Fr. James' Letters

Faith in The Church

As I write this column, the Cardinals are getting ready to go into the Sistine Chapel to elect the new Pope. The Church awaits with bated breath, wondering who the next successor of Peter will be. Bookies around the world are hedging their bets while the secular media pretends to be genuinely interested in the Bishop of Rome. As the faithful, we need to imitate the Early Christians who prayed for Peter. It is possible that by the time this column is published we will know the name of the new Vicar of Christ. I would like to take this occasion to reflect with you on the need for faith in the Church.

Unfortunately in the present age some of our opinions and understanding of the Church are shaped by the so-called experts on the 24-hour news channels. What is Church for each one of us? What does she represent? Do we view the Church as any other organization whose members come together united by their commonly held philosophy or cherished political agenda? It is possible that some people think that the Church is similar to any other association whose members pay their dues and then vote on various issues. Our understanding of Church, our ecclesiology, is crucial because it determines our approach to our faith life more radically than we can imagine. In his seminal work, Models of the Church, a book that defined the discourse on the Church for several decades, Avery Dulles wrote:

If Christ is the Sacrament of God, the Church is for us the Sacrament of Christ: she represents Him, in the full and ancient meaning of the term. She really makes Him present. She not only carries on His work, but she is the very continuation in a sense far more real than that in which it can be said that any human institution is its founder’s continuation.

We need to really believe that the Church is the extension of Christ in time and space. It is through the Church that Christ extends His saving power to every person living in every age and place. This is the reason why the Church is called the Sacrament of Salvation. Through her God offers the gift of salvation won by Christ to everyone in the world. Also because the Church’s essential mission is the salvation of humanity, she will be protected from substantial error as she carries out that mission. Such a guarantee was given by Jesus Himself when He said to Peter: “You are Peter and on this rock I will build my Church. The gates of hell shall not prevail against it.” (Matthew 16:18)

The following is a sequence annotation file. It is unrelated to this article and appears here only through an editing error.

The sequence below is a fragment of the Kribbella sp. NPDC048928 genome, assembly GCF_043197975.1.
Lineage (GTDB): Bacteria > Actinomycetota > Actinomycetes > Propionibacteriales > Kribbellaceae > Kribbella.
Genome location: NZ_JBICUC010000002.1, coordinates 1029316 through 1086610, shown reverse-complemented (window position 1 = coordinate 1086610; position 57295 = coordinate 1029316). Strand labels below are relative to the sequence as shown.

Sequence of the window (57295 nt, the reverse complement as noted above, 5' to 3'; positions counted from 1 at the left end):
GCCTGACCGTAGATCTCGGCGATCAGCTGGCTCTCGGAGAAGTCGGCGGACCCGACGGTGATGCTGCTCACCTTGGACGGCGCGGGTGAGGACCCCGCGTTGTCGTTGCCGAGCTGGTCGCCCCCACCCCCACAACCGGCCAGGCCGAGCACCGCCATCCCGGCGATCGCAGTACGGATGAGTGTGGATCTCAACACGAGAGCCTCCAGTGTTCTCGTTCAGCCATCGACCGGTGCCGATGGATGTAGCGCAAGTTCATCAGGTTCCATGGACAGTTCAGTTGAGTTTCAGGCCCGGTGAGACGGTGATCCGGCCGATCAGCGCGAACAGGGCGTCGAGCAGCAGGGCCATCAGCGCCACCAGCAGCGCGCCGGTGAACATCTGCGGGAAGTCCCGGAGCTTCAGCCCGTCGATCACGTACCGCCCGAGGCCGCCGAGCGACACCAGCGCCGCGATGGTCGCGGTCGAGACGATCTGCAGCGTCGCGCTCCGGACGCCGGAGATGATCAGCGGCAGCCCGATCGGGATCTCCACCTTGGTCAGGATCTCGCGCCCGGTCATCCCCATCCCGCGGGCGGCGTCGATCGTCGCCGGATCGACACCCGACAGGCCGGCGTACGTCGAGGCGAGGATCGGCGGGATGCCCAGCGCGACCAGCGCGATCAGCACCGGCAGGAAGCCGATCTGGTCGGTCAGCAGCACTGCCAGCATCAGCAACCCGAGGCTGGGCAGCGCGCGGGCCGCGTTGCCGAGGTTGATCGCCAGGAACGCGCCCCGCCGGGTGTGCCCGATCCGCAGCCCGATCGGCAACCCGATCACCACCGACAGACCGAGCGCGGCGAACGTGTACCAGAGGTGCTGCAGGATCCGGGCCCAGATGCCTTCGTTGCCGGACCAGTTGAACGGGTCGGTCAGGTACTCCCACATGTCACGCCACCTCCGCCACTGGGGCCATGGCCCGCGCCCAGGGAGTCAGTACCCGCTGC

In other words, we need to hold on to the firm belief that God will not abandon His Church. In recent weeks, months and years many Catholics feel shaken by all the scandals and all the ensuing negative attention that the Church has gotten. As the Cardinals were preparing to enter into the conclave there were  allegations of conspiracy and intrigue within the administration of the Vatican. Those of us who are familiar with the history of the Church know that the Church has survived many a storm. And she will certainly survive this one. Some pundits are comparing the present crisis to the Reformation. Only time will tell whether they are right. However, one thing is certain. The Lord will continue to steer the Boat of Peter even through turbulent waters.

Let us hold on to our faith. Let us pray for the Church. Let us raise up in prayer the Cardinals gathered in Rome for the conclave. May they listen attentively to the voice of the Holy Spirit and follow His dictates! May they choose a shepherd who will be a person of holiness, integrity, courage and wisdom! Let us pray for ourselves that no matter who is chosen, we will render our unstinting obedience to the new Holy Father.

May Christ the Good Shepherd watch over the Church and raise up a Pope equal to the challenges facing us!

Who is Fr. James?

Father James Wallace grew up in Winnetka, Illinois and attended Sts. Faith Hope and Charity grammar school, New Trier High School, and then The George Washington University in Washington DC, where he earned his undergraduate degree in Political Science in 2007. He attended seminary at The Pontifical North American College in Rome and was ordained a priest in 2012 for the Archdiocese of Chicago. In addition to being the pastor of Saint Paul of the Cross Parish, he serves as a canon lawyer for the Archdiocese, a dean in Vicariate II, and a professor of canon law and spiritual director at Mundelein Seminary. He is also one of the featured Mercy Home Sunday Mass celebrants, airing Sundays at 9:30am on WGN.

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